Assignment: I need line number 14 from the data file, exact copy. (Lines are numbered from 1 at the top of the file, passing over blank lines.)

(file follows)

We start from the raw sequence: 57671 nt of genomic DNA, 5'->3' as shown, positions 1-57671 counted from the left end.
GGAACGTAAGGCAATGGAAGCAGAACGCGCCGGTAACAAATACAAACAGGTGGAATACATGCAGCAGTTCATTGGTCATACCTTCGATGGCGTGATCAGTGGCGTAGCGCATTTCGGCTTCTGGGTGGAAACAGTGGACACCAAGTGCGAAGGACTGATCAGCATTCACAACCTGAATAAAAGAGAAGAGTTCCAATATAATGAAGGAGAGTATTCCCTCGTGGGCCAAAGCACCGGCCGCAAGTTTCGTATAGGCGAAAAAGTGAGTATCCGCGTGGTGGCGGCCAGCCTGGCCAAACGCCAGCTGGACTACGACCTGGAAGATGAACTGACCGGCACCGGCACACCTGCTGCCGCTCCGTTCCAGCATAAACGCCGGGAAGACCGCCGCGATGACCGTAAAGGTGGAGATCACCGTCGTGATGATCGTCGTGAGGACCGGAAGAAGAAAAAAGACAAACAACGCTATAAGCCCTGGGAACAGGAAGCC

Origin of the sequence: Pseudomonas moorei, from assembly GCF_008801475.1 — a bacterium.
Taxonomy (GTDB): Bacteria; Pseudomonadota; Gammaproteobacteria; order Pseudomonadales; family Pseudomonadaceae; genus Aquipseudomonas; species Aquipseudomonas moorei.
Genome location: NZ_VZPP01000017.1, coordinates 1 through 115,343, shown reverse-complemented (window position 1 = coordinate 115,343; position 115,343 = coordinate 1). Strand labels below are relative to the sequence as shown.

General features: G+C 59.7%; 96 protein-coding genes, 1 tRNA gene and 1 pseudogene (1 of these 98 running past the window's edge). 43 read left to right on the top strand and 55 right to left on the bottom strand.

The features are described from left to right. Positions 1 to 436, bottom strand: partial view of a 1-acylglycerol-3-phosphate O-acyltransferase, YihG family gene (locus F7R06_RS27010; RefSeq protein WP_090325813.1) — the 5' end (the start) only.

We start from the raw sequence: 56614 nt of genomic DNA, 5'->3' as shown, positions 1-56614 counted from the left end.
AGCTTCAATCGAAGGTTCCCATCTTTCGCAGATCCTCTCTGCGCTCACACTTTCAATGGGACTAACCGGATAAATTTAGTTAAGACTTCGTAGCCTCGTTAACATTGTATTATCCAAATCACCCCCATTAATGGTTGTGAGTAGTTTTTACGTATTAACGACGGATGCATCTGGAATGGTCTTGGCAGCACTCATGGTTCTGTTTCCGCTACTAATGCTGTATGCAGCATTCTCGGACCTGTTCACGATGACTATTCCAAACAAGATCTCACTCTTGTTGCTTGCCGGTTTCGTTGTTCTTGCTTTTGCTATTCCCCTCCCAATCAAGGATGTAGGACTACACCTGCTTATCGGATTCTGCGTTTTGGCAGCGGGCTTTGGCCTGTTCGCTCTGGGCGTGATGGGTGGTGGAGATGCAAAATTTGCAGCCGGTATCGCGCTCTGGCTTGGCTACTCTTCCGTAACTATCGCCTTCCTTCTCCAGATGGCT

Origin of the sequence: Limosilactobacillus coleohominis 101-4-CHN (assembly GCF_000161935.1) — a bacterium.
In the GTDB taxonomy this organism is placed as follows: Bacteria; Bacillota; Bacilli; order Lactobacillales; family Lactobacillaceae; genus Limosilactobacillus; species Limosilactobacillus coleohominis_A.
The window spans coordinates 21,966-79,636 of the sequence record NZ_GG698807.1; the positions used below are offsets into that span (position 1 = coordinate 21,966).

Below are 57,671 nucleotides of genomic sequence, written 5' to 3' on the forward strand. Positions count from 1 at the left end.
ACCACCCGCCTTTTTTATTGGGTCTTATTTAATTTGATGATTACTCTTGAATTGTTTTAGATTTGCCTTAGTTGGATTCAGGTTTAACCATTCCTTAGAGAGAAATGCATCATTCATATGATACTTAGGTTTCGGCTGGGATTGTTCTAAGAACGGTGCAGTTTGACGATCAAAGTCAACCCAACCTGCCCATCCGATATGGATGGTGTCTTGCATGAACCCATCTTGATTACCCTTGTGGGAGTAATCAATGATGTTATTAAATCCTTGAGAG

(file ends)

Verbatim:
ACCACCCGCCTTTTTTATTGGGTCTTATTTAATTTGATGATTACTCTTGAATTGTTTTAGATTTGCCTTAGTTGGATTCAGGTTTAACCATTCCTTAGAGAGAAATGCATCATTCATATGATACTTAGGTTTCGGCTGGGATTGTTCTAAGAACGGTGCAGTTTGACGATCAAAGTCAACCCAACCTGCCCATCCGATATGGATGGTGTCTTGCATGAACCCATCTTGATTACCCTTGTGGGAGTAATCAATGATGTTATTAAATCCTTGAGAG